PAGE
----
Last Updated on
Last Updated on
Although previous versions of Windows were plagued by the “Blue Screen of Death”, Windows 10 is, for the most part, quite a stable build. Sometimes, however, Microsoft’s past comes to haunt the halls of Windows 10 drivers and more with the “Critical Process Died” or “error code 0x000000EF” messages.
These errors can be a main to nail down and fix, and the fixes are more often than not hidden in command lines and not very obvious to spot. It could be a driver issue, Malware modifying system files, or a million other scenarios. This is why we’ve put together some easy-to-follow steps below to help find and fix the issue, because we’re just lovely like that!
The easiest way to do this is search for “CMD” in the search bar and click on ‘Command Prompt’. Once you’re in, type “msdt.exe -id DeviceDiagnostic” on the command line and hit enter. Once the hardware and device troubleshooter loads up, hit next and let it work its magic. Didn’t work? No worries, let’s try something else:
Next, we’re going to check for and fix (if necessary) a corrupt system image. Open Command Prompt again, but right-click and select ‘Run as Administrator’ and type: “DISM /Online /Cleanup-Image /RestoreHealth” followed by hitting enter. This process can take up to 40 mins and can look like it’s frozen at points, don’t worry and let it just do its thing. Don’t forget to restart after it’s done. Still no joy?
This process will repair any system files that have been tampered with or have been corrupted for one reason or another. This is particularly useful for 0x000000EF error codes. Run Command Prompt as an administrator and type “sfc /scannow” then press enter. Once finished, the system file check will show what it’s found and fixed, restart after this. Handy right?
The next steps should be performing a full Antivirus scan, whilst free antivirus programs can be used, a paid one is recommended for the best results. Another worthwhile check includes looking for yellow exclamation marks next to anything in Device Manager (Right-click the Windows icon in the taskbar and select Device Manager). If anything does flag up, right-click it and select ‘Update Drivers’.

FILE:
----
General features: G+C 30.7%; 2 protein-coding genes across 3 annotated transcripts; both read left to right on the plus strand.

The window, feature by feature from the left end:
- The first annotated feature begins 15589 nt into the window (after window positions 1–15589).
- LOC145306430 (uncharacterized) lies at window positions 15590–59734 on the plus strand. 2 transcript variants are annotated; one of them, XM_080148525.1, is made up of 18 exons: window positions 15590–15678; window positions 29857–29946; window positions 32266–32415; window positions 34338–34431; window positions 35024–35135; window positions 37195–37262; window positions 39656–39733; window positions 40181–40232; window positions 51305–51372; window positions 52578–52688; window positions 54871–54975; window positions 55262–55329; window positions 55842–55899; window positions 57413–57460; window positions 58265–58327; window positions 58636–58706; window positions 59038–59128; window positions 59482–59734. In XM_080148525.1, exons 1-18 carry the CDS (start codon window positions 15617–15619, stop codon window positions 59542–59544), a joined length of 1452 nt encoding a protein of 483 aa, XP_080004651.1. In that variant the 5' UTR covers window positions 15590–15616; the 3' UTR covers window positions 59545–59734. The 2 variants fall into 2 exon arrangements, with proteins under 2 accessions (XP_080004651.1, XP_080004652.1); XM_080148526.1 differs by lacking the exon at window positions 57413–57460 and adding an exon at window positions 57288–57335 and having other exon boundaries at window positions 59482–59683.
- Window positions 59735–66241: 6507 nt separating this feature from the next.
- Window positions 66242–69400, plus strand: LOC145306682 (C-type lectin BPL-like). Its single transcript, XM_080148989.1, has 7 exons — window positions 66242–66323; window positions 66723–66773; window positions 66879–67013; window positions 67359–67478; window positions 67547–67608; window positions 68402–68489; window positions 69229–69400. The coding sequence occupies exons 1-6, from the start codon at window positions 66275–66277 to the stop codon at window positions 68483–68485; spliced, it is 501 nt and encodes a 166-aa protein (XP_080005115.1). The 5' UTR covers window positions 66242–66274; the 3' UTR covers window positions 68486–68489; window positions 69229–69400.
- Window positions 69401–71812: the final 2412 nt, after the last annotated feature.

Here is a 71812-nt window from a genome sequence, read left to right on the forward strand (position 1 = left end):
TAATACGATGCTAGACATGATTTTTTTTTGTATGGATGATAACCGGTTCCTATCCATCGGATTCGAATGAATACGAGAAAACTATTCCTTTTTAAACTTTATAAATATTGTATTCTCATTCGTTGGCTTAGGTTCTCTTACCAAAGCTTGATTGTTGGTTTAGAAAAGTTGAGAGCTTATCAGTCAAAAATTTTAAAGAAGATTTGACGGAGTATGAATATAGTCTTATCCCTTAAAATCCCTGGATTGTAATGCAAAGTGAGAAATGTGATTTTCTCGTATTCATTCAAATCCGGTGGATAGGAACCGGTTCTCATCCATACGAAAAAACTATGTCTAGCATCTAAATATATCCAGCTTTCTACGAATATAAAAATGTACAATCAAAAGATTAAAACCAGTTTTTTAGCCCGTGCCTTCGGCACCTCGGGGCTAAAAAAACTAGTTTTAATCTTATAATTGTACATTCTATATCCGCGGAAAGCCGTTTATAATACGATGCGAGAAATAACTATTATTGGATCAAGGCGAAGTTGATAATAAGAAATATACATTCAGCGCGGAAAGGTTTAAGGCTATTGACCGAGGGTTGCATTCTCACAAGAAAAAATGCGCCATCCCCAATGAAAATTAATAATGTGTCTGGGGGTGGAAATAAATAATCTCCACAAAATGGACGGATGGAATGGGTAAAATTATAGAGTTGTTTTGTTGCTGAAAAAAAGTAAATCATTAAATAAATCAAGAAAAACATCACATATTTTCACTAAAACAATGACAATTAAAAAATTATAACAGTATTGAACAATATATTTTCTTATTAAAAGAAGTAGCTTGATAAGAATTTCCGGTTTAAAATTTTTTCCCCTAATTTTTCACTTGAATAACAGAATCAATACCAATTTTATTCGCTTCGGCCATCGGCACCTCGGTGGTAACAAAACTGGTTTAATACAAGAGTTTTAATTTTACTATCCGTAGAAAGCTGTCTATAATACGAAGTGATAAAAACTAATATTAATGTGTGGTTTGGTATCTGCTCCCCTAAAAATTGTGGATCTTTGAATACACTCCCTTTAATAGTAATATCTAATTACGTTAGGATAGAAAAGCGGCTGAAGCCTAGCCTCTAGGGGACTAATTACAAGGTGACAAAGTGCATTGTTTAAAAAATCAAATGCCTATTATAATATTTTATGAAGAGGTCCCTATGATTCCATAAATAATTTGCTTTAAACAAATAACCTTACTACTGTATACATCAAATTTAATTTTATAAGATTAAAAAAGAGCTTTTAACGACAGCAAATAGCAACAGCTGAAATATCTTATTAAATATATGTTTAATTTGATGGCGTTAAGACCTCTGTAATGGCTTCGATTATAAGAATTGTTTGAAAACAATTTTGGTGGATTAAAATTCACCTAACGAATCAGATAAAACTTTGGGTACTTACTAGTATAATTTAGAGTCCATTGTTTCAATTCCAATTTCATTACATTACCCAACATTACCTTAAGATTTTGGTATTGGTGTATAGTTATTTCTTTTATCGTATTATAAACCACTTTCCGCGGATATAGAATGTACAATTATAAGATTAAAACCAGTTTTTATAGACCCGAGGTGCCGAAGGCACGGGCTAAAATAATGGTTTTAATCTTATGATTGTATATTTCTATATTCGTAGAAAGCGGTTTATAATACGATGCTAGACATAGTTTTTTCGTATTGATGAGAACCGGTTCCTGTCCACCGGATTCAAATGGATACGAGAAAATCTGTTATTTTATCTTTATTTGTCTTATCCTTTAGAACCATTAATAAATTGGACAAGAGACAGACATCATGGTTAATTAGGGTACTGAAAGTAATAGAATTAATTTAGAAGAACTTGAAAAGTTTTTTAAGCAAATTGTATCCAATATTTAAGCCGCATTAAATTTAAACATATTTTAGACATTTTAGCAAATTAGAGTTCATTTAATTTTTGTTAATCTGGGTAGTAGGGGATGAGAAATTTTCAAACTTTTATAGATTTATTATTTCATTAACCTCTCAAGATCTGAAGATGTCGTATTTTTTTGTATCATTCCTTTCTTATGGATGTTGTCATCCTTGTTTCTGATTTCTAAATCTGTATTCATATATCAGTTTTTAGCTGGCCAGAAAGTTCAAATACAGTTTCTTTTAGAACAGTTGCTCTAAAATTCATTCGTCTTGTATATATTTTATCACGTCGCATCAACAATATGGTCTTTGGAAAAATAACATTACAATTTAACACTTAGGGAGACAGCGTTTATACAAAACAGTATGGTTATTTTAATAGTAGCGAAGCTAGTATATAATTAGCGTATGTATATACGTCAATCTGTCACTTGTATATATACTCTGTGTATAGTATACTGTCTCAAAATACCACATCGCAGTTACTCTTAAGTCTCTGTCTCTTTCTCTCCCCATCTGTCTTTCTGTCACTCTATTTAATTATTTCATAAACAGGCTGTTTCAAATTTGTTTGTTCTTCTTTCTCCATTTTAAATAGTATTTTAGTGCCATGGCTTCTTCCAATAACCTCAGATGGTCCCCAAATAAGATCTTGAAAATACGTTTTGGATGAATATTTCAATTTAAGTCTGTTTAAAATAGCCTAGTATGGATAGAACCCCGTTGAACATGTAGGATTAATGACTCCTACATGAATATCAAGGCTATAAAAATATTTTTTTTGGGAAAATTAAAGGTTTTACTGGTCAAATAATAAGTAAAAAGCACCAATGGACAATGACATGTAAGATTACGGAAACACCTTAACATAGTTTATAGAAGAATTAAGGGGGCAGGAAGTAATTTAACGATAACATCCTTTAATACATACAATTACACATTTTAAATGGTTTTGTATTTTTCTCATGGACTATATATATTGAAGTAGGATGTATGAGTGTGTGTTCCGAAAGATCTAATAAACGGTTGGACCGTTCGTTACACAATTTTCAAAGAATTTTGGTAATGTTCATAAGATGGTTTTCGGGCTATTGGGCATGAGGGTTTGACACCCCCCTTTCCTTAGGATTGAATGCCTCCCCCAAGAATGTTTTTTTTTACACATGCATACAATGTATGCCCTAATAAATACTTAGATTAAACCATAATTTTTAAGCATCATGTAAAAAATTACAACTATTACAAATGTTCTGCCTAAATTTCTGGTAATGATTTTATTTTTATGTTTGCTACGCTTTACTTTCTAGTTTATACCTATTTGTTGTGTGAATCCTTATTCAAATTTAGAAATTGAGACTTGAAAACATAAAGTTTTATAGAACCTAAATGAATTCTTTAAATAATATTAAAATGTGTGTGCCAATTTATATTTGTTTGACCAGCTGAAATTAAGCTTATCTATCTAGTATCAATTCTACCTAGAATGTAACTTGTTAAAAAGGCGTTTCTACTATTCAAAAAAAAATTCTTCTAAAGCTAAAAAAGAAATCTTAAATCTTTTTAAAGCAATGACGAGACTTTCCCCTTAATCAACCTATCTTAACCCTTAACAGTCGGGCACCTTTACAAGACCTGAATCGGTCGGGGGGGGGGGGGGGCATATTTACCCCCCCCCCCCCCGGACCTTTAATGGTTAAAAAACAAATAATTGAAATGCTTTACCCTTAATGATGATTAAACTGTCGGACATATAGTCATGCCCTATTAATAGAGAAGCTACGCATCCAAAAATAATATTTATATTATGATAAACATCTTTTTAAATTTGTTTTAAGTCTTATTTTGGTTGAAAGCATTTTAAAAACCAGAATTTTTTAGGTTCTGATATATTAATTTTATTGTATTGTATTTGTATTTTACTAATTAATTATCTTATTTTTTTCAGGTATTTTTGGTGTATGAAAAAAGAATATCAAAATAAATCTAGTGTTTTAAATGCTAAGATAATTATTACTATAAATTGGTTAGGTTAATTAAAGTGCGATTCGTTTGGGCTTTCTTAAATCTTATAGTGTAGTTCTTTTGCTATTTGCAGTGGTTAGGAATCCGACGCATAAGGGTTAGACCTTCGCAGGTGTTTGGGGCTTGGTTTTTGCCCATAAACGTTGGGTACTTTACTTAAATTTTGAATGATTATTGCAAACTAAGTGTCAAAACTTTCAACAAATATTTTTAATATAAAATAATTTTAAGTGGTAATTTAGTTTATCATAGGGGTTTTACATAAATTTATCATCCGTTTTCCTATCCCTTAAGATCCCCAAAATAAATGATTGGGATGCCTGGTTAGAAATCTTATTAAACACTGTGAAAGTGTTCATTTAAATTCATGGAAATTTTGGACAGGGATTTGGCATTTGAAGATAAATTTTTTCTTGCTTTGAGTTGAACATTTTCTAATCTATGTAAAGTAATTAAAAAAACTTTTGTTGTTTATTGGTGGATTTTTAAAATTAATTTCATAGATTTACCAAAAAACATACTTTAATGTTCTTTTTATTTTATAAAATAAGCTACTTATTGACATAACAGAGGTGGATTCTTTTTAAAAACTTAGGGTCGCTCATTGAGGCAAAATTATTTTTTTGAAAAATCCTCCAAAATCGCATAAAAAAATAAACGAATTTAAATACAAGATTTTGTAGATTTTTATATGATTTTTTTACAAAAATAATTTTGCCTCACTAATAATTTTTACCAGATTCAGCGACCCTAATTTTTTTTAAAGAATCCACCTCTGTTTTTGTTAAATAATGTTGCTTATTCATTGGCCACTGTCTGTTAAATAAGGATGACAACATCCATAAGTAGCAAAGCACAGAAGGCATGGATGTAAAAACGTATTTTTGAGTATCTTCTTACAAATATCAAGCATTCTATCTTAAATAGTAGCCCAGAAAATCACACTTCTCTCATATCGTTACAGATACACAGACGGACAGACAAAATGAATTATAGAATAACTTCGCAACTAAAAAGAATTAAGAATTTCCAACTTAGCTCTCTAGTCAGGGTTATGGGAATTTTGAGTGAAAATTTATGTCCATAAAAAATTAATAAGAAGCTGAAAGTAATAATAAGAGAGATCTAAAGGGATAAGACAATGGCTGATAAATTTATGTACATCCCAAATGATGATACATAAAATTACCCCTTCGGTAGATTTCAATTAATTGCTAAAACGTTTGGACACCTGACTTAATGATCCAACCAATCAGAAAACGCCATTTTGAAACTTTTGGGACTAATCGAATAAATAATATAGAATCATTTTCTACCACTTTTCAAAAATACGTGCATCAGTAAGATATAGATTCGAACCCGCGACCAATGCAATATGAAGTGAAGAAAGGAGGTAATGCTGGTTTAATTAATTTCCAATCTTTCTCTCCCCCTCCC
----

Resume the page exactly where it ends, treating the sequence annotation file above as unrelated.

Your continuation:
The next check would be to uninstall recent Windows Updates. If you haven’t updated recently, the chances are this isn’t your problem. If so, go to Update & Security > Windows Update > Update History > Uninstall Updates. Click on the update you want to remove then click the uninstall button at the top of the window.
Failing this, it’s always worthwhile booting into safe mode to try and troubleshoot the issue. It only loads necessary drivers and programs in order to find the issue by process of elimination. Click here to find out how to boot into safe mode. Updating BIOS would be the next port of call following this step. Please refer to your motherboards manufacturer for instructions on this.
How did it come to this? Only joking, let’s get to it. Let’s try reverting your PC settings back to a state before the Critical Process Died issues started cropping up. You need to have had Windows creating restore points to attempt this fix however. Go to Settings > Update & Security > Recovery > Reset this PC > Get Started > Keep Files.
Finally, the last fix would be to completely reinstall or reset Windows 10. Go to Settings > Update & Security > Recovery > Reset this PC > Get Started > Remove Everything. IF reinstalling Windows 10 doesn’t fix the issue, it’s safe to say it’s a hardware issue which should be covered by a warranty if in date.